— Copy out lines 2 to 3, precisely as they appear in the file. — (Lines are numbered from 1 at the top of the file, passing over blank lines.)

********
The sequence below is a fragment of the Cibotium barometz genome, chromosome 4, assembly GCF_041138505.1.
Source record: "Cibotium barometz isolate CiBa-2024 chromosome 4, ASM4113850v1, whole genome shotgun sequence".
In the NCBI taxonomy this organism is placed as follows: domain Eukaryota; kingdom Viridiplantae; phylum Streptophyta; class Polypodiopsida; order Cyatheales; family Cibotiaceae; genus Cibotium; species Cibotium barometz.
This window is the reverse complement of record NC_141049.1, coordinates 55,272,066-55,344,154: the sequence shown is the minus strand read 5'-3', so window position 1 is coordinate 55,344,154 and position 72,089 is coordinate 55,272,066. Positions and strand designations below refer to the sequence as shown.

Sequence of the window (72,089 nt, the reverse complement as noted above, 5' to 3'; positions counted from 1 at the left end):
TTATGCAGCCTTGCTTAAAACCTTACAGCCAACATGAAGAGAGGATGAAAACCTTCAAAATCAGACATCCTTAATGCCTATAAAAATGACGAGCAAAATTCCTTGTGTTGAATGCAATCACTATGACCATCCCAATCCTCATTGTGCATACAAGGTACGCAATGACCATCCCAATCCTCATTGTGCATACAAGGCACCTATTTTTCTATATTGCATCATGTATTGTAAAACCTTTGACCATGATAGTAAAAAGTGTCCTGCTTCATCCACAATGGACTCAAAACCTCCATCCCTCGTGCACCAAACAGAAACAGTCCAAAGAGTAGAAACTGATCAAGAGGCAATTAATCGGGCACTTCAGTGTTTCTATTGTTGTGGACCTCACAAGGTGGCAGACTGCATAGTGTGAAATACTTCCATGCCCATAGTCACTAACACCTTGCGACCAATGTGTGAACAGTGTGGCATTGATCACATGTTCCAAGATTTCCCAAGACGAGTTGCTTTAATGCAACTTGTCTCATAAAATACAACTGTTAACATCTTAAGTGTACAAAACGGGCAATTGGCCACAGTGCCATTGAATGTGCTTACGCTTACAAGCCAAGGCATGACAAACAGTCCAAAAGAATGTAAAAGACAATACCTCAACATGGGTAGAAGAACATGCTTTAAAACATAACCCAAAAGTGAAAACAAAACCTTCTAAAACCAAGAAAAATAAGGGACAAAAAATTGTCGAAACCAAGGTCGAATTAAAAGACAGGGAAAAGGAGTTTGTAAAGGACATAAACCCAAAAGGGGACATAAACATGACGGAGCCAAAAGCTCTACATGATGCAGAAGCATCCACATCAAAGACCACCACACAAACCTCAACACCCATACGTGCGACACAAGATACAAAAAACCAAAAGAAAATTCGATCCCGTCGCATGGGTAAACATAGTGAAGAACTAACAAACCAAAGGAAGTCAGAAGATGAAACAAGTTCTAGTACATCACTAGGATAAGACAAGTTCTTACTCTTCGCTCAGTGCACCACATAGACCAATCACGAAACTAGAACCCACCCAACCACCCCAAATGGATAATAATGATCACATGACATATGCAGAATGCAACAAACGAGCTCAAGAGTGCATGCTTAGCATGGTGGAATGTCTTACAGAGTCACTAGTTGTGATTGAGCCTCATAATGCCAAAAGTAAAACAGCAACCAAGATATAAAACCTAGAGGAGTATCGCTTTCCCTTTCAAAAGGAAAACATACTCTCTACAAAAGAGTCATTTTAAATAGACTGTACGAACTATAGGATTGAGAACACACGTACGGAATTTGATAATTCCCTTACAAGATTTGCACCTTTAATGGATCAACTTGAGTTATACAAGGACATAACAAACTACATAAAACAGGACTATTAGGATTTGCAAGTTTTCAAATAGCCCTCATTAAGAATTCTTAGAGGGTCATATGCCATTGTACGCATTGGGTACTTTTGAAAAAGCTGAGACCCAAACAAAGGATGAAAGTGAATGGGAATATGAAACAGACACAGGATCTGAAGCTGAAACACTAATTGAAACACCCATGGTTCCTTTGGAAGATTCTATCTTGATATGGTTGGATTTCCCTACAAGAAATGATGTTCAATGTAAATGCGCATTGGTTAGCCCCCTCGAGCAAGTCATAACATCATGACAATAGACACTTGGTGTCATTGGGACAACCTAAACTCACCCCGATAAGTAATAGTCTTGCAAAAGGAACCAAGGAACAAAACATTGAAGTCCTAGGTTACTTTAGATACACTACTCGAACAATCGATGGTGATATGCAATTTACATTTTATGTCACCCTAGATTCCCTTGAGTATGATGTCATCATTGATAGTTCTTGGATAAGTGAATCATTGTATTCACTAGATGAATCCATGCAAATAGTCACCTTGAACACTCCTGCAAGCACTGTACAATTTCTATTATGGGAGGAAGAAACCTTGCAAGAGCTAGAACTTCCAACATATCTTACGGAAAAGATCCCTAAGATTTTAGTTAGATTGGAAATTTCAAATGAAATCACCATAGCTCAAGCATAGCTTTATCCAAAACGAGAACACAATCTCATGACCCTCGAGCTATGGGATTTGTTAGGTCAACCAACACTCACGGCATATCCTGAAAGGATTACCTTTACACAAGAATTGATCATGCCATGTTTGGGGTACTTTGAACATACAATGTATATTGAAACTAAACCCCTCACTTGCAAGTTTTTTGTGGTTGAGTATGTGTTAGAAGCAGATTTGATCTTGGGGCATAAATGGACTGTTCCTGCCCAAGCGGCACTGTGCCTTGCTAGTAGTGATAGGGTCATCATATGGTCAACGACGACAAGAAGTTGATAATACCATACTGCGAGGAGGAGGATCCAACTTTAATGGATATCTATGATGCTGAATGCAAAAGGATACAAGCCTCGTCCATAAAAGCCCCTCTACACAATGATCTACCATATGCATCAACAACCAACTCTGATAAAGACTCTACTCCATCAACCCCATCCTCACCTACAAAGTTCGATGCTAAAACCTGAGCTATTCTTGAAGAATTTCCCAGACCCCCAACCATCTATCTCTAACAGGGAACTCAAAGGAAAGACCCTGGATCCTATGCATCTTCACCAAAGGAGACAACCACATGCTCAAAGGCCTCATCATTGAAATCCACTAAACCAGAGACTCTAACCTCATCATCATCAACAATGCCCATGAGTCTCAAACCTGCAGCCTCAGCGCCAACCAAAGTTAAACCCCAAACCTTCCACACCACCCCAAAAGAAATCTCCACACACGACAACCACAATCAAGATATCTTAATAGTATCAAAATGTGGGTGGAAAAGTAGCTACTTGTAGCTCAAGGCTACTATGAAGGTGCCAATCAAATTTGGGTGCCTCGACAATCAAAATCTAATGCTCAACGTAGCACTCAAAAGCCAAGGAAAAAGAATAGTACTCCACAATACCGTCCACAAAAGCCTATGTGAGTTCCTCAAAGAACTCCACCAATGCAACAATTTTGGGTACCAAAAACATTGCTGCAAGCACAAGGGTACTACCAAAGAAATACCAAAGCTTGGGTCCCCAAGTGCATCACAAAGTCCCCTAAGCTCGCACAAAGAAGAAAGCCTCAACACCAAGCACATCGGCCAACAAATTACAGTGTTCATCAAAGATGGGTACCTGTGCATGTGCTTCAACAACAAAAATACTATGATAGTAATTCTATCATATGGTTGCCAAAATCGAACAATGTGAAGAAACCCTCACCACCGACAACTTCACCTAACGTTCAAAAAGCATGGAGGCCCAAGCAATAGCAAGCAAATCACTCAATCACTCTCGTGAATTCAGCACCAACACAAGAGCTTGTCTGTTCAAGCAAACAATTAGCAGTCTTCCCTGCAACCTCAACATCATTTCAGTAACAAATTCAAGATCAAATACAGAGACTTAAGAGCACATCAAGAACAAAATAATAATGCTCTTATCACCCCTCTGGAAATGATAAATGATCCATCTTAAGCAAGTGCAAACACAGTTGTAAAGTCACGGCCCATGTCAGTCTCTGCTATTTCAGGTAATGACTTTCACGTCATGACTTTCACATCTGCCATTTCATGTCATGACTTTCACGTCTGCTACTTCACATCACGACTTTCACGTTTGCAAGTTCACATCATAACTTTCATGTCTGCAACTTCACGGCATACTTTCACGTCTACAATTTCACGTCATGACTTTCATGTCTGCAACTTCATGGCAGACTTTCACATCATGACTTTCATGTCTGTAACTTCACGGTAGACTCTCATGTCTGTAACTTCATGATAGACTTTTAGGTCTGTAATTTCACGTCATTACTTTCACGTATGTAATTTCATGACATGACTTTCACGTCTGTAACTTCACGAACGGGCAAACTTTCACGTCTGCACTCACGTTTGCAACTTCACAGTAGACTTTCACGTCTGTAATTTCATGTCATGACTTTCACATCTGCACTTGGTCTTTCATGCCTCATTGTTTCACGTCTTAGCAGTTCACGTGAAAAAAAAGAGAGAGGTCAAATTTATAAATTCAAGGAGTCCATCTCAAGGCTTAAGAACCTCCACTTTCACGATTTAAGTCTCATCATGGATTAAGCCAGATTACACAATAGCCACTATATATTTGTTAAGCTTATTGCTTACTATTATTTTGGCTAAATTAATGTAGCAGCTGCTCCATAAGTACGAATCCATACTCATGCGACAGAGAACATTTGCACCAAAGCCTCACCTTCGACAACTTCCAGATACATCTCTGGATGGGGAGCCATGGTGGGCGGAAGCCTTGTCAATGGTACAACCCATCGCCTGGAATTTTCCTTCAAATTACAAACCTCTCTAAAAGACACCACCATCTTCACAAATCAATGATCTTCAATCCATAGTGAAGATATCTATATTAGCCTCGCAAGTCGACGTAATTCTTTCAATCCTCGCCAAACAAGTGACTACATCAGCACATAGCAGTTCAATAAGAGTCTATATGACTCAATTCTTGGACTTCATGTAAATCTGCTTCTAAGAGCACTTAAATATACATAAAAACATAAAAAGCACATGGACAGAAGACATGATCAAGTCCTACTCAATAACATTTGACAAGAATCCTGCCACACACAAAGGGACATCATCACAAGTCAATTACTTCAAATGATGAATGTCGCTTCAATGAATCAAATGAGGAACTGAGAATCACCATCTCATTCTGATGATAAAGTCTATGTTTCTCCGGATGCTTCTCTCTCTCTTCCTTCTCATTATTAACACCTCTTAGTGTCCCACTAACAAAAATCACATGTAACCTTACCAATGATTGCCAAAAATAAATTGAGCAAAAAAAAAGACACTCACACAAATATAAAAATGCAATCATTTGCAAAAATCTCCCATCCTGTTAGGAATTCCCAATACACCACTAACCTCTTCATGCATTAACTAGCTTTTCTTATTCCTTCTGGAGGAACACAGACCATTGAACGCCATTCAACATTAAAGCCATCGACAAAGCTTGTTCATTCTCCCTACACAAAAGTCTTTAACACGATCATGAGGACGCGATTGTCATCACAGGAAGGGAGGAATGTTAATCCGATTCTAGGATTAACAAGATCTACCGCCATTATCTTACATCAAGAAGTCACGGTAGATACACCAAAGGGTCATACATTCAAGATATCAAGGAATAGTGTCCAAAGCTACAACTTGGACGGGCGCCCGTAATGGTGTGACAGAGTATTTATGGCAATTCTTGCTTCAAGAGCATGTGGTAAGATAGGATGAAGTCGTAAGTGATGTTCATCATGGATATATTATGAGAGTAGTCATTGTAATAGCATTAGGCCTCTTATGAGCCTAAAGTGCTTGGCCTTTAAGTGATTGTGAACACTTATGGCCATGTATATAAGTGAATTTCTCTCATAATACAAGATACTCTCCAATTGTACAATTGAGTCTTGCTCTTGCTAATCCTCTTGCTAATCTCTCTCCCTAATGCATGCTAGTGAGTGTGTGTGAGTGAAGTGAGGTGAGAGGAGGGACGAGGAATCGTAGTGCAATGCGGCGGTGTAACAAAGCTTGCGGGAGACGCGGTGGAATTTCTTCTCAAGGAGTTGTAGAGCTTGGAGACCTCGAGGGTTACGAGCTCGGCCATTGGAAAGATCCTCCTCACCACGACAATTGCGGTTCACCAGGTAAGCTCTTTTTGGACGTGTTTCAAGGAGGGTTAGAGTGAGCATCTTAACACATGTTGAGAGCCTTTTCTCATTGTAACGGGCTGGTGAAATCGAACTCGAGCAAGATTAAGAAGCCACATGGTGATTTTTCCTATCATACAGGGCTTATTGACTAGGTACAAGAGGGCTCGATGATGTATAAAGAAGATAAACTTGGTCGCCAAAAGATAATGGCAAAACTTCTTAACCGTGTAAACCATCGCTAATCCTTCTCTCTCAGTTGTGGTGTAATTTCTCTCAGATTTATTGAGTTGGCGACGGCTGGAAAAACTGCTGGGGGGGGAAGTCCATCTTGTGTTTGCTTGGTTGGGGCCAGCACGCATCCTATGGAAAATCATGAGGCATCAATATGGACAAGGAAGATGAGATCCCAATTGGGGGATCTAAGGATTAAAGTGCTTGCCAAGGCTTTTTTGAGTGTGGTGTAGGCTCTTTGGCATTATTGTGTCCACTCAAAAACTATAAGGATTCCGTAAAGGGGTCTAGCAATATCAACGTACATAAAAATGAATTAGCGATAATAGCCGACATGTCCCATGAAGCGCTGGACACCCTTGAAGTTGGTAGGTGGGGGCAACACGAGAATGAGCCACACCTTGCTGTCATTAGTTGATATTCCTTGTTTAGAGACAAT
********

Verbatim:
Source record: "Cibotium barometz isolate CiBa-2024 chromosome 4, ASM4113850v1, whole genome shotgun sequence".
In the NCBI taxonomy this organism is placed as follows: domain Eukaryota; kingdom Viridiplantae; phylum Streptophyta; class Polypodiopsida; order Cyatheales; family Cibotiaceae; genus Cibotium; species Cibotium barometz.